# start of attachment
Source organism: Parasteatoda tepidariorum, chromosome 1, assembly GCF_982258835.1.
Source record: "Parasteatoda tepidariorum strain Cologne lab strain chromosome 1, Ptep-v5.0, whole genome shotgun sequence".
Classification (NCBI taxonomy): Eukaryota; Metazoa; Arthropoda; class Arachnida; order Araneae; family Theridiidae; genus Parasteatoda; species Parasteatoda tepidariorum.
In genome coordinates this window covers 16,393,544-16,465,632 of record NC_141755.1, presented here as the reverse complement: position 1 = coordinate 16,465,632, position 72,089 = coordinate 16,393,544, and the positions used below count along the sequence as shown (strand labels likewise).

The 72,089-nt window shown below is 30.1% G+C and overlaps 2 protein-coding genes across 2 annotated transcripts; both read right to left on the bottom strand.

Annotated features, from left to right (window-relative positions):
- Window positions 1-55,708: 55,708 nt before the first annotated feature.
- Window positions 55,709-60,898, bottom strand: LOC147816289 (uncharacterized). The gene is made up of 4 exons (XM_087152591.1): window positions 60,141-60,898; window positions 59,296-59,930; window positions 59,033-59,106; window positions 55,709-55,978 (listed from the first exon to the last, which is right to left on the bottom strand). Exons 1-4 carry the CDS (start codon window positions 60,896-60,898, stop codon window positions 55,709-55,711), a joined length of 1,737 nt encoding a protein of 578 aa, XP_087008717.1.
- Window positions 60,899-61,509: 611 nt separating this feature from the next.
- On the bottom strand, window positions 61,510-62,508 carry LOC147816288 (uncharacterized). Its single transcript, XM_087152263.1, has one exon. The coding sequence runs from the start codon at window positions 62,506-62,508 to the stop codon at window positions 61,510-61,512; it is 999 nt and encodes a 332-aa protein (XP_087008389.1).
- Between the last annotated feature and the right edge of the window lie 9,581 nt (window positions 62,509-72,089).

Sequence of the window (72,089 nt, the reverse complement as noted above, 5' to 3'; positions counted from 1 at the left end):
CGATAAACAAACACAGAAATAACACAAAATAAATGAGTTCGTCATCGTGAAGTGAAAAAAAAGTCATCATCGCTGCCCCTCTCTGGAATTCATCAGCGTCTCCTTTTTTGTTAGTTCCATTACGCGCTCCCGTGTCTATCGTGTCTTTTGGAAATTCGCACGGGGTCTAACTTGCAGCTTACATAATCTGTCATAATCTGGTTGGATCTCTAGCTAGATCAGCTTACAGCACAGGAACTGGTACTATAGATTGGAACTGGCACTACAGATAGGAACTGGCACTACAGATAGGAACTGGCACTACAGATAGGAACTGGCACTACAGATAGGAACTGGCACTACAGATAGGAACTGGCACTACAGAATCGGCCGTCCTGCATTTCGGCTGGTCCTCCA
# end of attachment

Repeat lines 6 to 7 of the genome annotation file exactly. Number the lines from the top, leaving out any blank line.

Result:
Annotated features, from left to right (window-relative positions):
- Window positions 1-55,708: 55,708 nt before the first annotated feature.